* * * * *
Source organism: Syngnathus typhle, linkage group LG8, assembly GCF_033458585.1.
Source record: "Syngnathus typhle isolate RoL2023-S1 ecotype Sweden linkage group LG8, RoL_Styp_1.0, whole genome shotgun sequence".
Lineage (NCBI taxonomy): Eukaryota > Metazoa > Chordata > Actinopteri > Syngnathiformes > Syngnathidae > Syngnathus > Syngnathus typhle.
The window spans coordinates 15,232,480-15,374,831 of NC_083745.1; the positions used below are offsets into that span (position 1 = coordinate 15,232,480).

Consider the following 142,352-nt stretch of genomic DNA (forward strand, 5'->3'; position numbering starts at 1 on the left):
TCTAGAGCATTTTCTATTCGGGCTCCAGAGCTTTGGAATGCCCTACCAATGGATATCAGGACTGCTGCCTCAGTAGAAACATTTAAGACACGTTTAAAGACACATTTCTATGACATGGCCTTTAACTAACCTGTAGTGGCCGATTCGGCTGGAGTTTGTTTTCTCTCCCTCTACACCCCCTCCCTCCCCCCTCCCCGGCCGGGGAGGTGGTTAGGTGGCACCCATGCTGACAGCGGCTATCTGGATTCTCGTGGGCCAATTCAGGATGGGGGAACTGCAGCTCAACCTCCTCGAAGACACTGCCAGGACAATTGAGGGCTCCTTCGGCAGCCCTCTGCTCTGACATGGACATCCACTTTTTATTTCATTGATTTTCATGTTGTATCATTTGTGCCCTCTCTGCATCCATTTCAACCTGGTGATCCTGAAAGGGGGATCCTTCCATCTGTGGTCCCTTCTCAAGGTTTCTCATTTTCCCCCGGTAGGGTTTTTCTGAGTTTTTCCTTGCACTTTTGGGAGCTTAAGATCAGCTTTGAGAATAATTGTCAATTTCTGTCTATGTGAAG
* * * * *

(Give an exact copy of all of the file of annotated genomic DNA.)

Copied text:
Source organism: Syngnathus typhle, linkage group LG8, assembly GCF_033458585.1.
Source record: "Syngnathus typhle isolate RoL2023-S1 ecotype Sweden linkage group LG8, RoL_Styp_1.0, whole genome shotgun sequence".
Lineage (NCBI taxonomy): Eukaryota > Metazoa > Chordata > Actinopteri > Syngnathiformes > Syngnathidae > Syngnathus > Syngnathus typhle.
The window spans coordinates 15,232,480-15,374,831 of NC_083745.1; the positions used below are offsets into that span (position 1 = coordinate 15,232,480).

Consider the following 142,352-nt stretch of genomic DNA (forward strand, 5'->3'; position numbering starts at 1 on the left):
TCTAGAGCATTTTCTATTCGGGCTCCAGAGCTTTGGAATGCCCTACCAATGGATATCAGGACTGCTGCCTCAGTAGAAACATTTAAGACACGTTTAAAGACACATTTCTATGACATGGCCTTTAACTAACCTGTAGTGGCCGATTCGGCTGGAGTTTGTTTTCTCTCCCTCTACACCCCCTCCCTCCCCCCTCCCCGGCCGGGGAGGTGGTTAGGTGGCACCCATGCTGACAGCGGCTATCTGGATTCTCGTGGGCCAATTCAGGATGGGGGAACTGCAGCTCAACCTCCTCGAAGACACTGCCAGGACAATTGAGGGCTCCTTCGGCAGCCCTCTGCTCTGACATGGACATCCACTTTTTATTTCATTGATTTTCATGTTGTATCATTTGTGCCCTCTCTGCATCCATTTCAACCTGGTGATCCTGAAAGGGGGATCCTTCCATCTGTGGTCCCTTCTCAAGGTTTCTCATTTTCCCCCGGTAGGGTTTTTCTGAGTTTTTCCTTGCACTTTTGGGAGCTTAAGATCAGCTTTGAGAATAATTGTCAATTTCTGTCTATGTGAAG